Writing for woodworking magazines is a strange experience in many ways. You never know what readers will make of your work — the artistry, thinking, writing, building, calculating, drawing, and editing that go into a project article. Will they love it? Hate it? Discover some hideously embarrassing error in the cutting list even after three eagle-eyed editors have gone through it with a fine-tooth comb? Odds are, many people won’t even venture beyond the title. But the one thing of which you can be certain is that you can’t please all of the people all of the time.
Sometimes I hear nothing after an article is published. Every so often I get a super enthusiastic message that makes my day, such as one I recently received from Larry Nottingham:
“I knew the sideboard on the cover of Popular Woodworking was yours even before I saw your name. All I can say is WOW. I recently purchased a bunch of quarter sawn white oak and, even though I’m just an amateur, I’m gonna give that one a try. Your work inspires me.”
The most common response is a request for more detailed plans. I write back, explaining that I have no more detailed plans and that the drawings in any article I write for Popular Woodworking or Fine Woodworking show far more detail than anything I use in my own work or have ever been given in the shops where I worked for others. The fact is, unless you’re working side by side with the person who wrote an article, you’re going to be interpreting and extrapolating from the instructions and plans, no matter how much detail an article contains. Add to this the reality that publishers today are working with fewer staff and lower budgets than before the Great Recession, and I think it becomes easier to understand that for authors and editors both, selecting what to include is a risky business virtually guaranteed to tick someone off. “I’m not subscribing to xyz for spoon feeding,” some will say, while others lament the lack of exactly that level of instruction.
Let me offer some insight based on my experience.
When doing small-scale custom work (as distinct from production work, whether in a one-person shop or a factory setting where every step of the process has to be just-so in order for the next parts to fit the ones that have already been made*) there’s typically some allowance for the craftsperson to interpret a drawing and build it in whichever way will best suit the job in question. A good example is the Voysey two heart chair in my book about English Arts & Crafts furniture for Popular Woodworking (forthcoming in June 2018). As I explain in the introduction to the chair build, real-life chairs made during Voysey’s lifetime based on his drawings diverge from those plans in multiple ways. Some of the variations were probably requested by customers when they commissioned their seats; others were undoubtedly decided on by the craftsmen who built them, in an effort to make the work affordable.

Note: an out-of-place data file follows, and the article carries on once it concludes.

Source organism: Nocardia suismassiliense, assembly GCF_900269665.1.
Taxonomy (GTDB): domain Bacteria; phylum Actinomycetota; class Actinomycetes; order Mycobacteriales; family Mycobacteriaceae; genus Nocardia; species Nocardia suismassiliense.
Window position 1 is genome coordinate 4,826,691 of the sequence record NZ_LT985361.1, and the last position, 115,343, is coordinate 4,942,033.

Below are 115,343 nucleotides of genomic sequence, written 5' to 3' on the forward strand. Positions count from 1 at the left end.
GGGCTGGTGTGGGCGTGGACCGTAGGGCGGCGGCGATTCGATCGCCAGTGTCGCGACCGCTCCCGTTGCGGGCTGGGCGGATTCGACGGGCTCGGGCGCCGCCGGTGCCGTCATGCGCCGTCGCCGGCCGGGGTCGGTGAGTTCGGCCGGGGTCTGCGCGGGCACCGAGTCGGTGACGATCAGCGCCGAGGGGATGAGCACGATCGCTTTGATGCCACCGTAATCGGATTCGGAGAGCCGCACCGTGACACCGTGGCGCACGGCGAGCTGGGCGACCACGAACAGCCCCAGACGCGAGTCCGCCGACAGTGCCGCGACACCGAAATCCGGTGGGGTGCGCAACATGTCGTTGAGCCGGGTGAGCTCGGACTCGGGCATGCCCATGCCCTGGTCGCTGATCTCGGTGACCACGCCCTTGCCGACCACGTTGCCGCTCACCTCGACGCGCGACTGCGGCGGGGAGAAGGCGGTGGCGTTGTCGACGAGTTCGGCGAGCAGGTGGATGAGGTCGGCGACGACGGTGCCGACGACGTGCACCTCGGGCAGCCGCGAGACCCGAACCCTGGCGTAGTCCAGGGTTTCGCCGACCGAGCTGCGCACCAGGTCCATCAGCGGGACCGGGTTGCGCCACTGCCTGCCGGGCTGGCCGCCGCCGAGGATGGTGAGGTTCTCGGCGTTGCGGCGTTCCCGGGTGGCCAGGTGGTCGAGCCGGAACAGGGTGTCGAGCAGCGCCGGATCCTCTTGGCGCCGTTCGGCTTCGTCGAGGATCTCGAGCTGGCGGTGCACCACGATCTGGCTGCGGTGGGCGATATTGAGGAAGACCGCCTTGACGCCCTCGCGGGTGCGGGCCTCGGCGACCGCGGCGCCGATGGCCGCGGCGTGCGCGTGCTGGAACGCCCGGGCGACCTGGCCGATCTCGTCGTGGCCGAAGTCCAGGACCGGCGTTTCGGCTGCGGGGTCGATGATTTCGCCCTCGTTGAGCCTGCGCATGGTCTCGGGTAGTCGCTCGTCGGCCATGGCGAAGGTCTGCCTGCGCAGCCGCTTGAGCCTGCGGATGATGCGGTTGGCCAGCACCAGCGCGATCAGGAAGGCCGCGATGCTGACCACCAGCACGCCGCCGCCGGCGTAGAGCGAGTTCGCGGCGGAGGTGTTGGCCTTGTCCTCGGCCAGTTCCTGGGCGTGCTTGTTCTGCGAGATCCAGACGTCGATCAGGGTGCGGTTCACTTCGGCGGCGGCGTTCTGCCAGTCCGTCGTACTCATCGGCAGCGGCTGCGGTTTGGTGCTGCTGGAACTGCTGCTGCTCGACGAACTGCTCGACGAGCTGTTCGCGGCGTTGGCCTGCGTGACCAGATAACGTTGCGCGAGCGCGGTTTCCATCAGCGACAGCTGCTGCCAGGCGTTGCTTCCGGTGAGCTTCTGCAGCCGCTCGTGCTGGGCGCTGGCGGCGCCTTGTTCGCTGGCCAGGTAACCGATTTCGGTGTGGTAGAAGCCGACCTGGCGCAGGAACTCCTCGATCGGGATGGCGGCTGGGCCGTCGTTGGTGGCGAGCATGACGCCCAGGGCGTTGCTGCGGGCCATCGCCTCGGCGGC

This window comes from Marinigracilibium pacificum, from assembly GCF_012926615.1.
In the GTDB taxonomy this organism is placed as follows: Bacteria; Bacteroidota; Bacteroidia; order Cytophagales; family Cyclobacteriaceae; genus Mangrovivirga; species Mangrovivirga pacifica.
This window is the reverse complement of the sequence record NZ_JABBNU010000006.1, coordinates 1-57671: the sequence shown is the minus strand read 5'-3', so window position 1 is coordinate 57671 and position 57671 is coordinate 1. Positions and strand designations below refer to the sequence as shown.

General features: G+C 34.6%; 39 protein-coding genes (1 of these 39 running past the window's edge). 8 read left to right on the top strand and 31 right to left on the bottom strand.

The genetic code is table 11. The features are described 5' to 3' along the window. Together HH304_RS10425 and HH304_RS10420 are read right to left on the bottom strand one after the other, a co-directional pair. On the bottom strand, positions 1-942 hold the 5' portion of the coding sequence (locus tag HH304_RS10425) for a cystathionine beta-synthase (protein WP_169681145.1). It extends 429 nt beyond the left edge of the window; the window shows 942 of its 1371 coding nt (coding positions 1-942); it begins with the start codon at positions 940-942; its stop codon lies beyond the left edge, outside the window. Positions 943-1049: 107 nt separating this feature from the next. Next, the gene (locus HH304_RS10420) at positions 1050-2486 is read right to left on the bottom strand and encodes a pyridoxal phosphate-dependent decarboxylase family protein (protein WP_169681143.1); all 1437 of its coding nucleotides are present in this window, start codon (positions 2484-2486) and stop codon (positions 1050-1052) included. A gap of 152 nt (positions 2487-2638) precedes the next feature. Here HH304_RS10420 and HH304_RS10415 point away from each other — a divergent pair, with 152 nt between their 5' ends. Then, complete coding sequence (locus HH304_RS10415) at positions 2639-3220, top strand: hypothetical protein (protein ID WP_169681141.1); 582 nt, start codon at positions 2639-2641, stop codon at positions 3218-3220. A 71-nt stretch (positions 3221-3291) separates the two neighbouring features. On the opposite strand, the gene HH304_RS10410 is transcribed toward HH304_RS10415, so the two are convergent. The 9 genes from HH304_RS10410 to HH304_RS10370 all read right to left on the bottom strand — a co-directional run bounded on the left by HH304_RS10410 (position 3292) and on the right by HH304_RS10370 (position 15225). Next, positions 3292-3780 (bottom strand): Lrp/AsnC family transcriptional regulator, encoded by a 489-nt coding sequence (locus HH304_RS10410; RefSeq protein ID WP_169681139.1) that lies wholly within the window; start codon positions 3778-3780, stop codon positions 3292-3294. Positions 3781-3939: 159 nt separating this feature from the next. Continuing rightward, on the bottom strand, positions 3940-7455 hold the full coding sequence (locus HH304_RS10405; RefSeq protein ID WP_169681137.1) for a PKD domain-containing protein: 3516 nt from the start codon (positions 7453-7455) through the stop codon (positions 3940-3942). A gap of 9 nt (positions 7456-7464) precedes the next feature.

The drawings I use for my own work are meant to convey to clients how a piece will look and function, as well as provide the basic information I need to build it.
Even my bare-bones drawings are head and shoulders above those I often got from my employers in the past, such as this delight:
Of course, when you’re building something from an article in a magazine you don’t have the luxury of checking in with the person who designed it as you work your way through the structure. Having made a couple of pieces from articles in magazines over the years (a benchtop bench and some leaded glass panels), I can say I’ve found that even in simple cases such as these, I’ve wished there were more detail. Each time I was stumped, I stopped, thought through the logic of the process, and moved ahead when I thought I had it figured out. I have had to redo a few parts — a drag that might have been unnecessary, had the articles contained more detail. But I chalk such things up to learning, whether a new skill (such as making leaded glass panels) or how to use unfamiliar hardware (as in the benchtop bench). Some readers, such as my friend Bill Heidt, construct a piece on the screen before digging into material in the shop; this is another way to work through the ins and outs of a build beyond an article’s text and illustrations.
So while the basic information should be in the article, it may require clarification. Apparently one or two aspects of the recently published sideboard in Popular Woodworking have had some readers scratching their heads, for which I apologize. Thanks to Megan Fitzpatrick, you can find SketchUp plans with additional information here.–Nancy R. Hiller, author of Making Things Work
*In the shops where I’ve worked, every step of the build is adjusted for the parts that have been made. Flexibility is part of the m.o. You start with a few basic dimensions on a drawing, but the rest are based on direct measurement of the piece in progress.